Ninth on the grid, at least an inside line into Paddock, but also where it gets more crowded. As the lights went out, I pulled away in the usual flurry of wheelspin but looked to be reasonably holding my own into Paddock with just one or two places lost. Not a problem, can soon make them back up on the rise to Druids - or so I thought. As soon as I hit the throttle, the kappa misfired. No, make that a giant stutter, just wouldn't pull cleanly. Needless to say this allowed other people to come past. A pattern of the first three laps was the kappa would stutter, people would go past and then the kappa would find some performance and take a place back temporarily. Apparently I dropped back to 18th position as Kieran Fribbens came round the inside of me at Druids on the 4th lap - and then all of a sudden the stuttering stopped! By the Esses I had repassed Kieran and set about making up a few places. The first few were simple enough, even an off song kappa had more than enough horsepower to blitz the slower cars down any of the short straights - and off song it definitely was. Even now running cleanly, at least 100bhp must have stayed at home in the warm rather than come out to play.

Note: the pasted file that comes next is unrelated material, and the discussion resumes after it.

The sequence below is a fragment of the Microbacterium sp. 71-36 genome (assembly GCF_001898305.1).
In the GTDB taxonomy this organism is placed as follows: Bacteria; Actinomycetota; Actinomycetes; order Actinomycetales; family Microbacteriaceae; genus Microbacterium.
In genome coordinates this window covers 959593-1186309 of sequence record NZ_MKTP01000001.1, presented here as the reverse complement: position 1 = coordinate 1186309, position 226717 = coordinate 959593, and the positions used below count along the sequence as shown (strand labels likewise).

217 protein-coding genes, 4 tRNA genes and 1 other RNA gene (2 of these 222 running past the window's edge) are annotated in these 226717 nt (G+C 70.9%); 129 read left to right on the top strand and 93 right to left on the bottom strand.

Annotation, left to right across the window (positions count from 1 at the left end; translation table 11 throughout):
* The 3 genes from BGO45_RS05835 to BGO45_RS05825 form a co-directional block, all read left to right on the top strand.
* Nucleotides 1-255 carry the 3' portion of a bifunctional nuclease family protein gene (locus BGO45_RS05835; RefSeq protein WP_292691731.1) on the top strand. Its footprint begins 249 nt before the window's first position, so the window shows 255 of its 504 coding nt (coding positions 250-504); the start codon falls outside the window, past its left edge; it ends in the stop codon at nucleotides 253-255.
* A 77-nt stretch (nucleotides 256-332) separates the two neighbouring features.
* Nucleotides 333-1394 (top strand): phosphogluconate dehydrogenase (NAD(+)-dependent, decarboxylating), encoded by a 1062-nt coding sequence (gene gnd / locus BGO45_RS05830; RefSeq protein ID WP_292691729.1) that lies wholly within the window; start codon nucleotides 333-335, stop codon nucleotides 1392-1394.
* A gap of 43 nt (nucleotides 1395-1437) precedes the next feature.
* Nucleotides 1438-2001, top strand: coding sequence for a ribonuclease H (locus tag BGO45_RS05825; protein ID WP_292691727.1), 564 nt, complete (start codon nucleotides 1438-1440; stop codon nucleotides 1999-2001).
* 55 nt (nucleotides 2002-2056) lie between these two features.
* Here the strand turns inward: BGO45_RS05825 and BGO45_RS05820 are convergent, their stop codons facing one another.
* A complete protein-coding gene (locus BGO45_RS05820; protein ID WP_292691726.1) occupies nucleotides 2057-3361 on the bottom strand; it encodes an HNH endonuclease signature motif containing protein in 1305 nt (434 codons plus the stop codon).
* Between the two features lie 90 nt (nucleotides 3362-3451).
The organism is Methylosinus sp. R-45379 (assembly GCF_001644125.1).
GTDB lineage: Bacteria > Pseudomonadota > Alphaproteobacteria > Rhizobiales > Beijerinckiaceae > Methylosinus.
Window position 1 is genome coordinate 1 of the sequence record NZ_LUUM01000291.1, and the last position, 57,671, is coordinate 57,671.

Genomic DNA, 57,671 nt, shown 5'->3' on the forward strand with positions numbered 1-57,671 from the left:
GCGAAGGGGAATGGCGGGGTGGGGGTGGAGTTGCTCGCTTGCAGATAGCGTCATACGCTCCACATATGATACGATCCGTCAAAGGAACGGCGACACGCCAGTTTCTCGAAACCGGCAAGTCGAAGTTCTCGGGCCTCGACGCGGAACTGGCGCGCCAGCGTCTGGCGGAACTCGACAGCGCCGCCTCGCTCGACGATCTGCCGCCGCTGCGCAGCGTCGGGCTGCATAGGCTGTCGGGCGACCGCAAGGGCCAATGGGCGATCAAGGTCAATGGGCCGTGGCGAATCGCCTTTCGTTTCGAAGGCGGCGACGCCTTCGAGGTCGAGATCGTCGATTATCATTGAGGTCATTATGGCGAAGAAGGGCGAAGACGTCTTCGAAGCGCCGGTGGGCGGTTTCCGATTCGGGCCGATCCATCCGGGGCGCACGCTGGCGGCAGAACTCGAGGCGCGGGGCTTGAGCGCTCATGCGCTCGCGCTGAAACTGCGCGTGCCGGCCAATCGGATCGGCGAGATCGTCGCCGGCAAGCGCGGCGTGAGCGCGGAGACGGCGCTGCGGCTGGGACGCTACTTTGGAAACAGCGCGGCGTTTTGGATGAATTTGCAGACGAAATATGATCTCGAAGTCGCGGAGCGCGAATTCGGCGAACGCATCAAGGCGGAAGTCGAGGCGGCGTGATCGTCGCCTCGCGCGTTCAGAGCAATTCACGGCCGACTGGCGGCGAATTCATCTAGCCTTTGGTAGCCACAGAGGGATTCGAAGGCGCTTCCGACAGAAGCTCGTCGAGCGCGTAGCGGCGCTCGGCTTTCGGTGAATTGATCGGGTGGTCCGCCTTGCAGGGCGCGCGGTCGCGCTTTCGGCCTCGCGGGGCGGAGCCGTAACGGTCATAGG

This wasn't the end of the world, we were viewing the day as a test session with a competitive edge, so although a lack of power was going to affect our race, the important thing was that we were out and running. Better find the problems now when they don't cost us points. There was some positive - the kappa seemed to be handling fine and as the race went on, the understeer that plagued us at Clearways last year didn't manifest. Maybe the different suspension settings, maybe the 2005 spec tyres? Also a plus point was the gearing. Druids was now a third gear corner, as was Graham Hill - and although the turbo was only running at 0.9 bar at best, I had as good a throttle response leaving these bends as any of the normally aspirated cars - last year as the kappa went off boost, or spun the front wheels to oblivion, cars would tend to pull away before I could haul them back in again.